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Now on some there's a red dot closer to the filler neck. There had to be some sort of method to this. Unlikely we'll ever find out for sure.
 

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From a commission perspective, there are two things to do… first is to test for leaks (especially with the number of individual hose clamps) and the second is to fill the system with coolant. Just speculating, but the unfilled circle could be the leak test, solid circle is the fill and the color is the inspector.

Regardless, I’m impressed to the level of detail some of you are going to replicate this stuff. I’ve gotten to the point where show days are over and patina is my friend.
 

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Discussion Starter · #14 · (Edited)
Thanks yvesmontreal for this - it is most kind of you to take the time to take this photo and measurements

The dimensions are ca. 24 mm OD, 8 to 10 mm ID.
The suggestion that this is a testing mark seems reasonable to me. That Duckett GTV which was in the first pic I posted was a knock down assembled in South Africa. It would be interesting to see if outh SA assembled cars had the same red mark and how this compares with other knock downs assembled in the UK and with cars manufactured and fully assembled in Italy.

Those pictures were helpful ossodiseppia - thank you
If you want to know the stickers that should be on your car, please PM your email address and I'll email pictures.
As a side note and our resident expert on stickers - ossodiseppia, did you notice that the sticker on the radiator cap on the second image (taken from Dasse, 2020, p. 188) that I posted in this thread doesnt match the sticker that is typically available. Have you ever seen that one before?

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I’ve gotten to the point where show days are over and patina is my friend.
bellagt - I think you're wise not fuss with 'show' perfection. I often feel there is something obsessive and silly about seeking perfection but I feel drawn to it nonetheless. I do like researching all the little nuances of my car however. It is a nice little hobby I can work on at my computer work while not physically going into the garage.
 

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Beware there are a couple of aftermarket red radiator cap stickers out there, the one from CA is smaller and doesn’t have a part number on it, AFAIK the centerline offering is more correct, larger size and has what appears to be a part number along with some other code.
 

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Hi all, just chiming in here.
I'm pretty sure the red or yellow paint dabs are just another form of easy I.D. for production assembly, just as many other parts where colored paint dabs denote bearing sizes on crankshafts or final drive ratios on rear axles assemblies.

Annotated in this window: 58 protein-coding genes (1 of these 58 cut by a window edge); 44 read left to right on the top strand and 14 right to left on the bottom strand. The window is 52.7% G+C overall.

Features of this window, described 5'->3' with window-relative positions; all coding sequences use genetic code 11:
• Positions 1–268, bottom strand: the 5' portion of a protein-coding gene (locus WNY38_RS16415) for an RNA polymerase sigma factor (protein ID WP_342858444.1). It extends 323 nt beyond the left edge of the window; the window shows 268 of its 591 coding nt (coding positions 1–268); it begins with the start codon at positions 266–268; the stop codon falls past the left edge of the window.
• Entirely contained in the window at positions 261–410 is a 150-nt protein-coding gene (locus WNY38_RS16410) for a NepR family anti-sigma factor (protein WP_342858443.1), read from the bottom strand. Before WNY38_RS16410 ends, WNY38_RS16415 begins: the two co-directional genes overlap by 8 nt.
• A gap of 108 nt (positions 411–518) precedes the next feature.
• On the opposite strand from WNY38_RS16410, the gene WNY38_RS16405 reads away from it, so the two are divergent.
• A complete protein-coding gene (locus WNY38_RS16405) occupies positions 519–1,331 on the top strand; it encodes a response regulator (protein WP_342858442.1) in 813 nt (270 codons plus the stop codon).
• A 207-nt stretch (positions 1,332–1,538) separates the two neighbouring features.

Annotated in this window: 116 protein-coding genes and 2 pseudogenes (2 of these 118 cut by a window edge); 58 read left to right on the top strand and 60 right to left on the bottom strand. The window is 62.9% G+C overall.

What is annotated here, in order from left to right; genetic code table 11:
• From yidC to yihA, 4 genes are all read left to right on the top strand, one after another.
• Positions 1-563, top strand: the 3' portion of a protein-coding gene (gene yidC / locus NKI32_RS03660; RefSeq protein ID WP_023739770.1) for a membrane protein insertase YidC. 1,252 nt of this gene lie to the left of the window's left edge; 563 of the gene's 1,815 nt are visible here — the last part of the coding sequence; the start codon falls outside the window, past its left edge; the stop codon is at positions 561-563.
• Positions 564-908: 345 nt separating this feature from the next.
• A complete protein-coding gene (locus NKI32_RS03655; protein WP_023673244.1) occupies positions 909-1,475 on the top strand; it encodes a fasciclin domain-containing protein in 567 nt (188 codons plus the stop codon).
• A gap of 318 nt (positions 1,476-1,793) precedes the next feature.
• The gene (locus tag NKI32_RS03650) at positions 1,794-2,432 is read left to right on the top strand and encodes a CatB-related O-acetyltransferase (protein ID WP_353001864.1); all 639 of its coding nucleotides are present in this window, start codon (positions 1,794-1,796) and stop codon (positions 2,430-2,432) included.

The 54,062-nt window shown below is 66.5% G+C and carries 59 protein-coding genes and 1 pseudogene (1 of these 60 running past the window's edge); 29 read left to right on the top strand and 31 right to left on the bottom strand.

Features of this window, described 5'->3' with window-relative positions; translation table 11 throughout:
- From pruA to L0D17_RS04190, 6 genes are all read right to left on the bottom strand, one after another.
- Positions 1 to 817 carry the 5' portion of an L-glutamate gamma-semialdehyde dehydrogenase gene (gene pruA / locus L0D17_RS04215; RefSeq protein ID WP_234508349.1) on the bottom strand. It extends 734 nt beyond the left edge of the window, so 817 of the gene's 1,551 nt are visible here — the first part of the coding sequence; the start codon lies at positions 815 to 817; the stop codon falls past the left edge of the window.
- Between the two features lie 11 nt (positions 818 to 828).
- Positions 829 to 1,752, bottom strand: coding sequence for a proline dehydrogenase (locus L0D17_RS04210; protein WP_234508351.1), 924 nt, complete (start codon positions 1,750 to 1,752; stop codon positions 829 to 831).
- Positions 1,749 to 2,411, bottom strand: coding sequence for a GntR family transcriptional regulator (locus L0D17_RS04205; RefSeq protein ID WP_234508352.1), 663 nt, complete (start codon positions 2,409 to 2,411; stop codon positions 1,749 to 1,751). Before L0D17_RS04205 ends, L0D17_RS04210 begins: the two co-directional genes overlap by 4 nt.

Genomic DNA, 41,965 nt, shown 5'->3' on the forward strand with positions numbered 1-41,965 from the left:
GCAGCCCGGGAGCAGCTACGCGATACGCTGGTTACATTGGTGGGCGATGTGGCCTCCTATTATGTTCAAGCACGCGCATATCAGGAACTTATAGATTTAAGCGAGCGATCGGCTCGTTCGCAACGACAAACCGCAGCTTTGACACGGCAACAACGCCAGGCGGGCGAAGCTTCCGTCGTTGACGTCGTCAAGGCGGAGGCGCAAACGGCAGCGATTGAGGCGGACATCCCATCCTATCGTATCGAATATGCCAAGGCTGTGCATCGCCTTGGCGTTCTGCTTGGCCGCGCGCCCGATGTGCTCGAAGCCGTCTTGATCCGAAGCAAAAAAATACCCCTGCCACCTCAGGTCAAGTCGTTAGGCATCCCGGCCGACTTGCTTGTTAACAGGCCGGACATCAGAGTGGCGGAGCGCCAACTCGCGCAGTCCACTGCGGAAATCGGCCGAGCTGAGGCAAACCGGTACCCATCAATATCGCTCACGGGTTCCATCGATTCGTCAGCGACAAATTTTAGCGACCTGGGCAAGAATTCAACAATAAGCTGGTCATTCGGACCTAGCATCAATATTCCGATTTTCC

Also, I would not take every point on the ex-Duckett car as necessarily being factory correct. While it is very low mileage (less than 8k last I saw), it has to be remembered that it has been thru a few hands and sat stationary for many years has been "got going again" several times. It also recently spent 2 years totally disassembled and stripped bare both bodily and mechanically and been totally restored (with the exception of the interior). The exterior result is visually worthy of Pebble Beach, (which may be somewhat at odds with the original interior I guess). Much of what is seen has been refurbished to expectations of a 'new car' interpretation of a very high visual quality. It is quite a different car to other times it spent around AROCA events in past years. It's gaps & presentation finish now are very much MBenz and now other original 105s look positively FIAT...(apologies Fiat guys, but you know what I mean!)
 

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WA-Alfa, where did you read that the blue car (Duckett car) was a CKD built in South Africa?

Cheers,

Paul.
 

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Discussion Starter · #19 ·
Hi Paul, I think I may have confused this car with another I was thinking of so please disregard the comments in my post. I checked my records and can't find anything that says where the ex-Duckett GTV was manufactured or assessmbled. For a motivated researcher it shouldnt be too hard to find out the answer.
 

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Discussion Starter · #20 ·
The exterior result is visually worthy of Pebble Beach, (which may be somewhat at odds with the original interior I guess). Much of what is seen has been refurbished to expectations of a 'new car' interpretation of a very high visual quality.
Thanks Vin,

It's an interesting point. I recall seeing it in Rankin's shop before it was painted and the interior, although old, was certainly impressive. It's food for thought for me as I am about to embark on a full bare metal restoration of my GTV so I need to think carefully about how I approach it.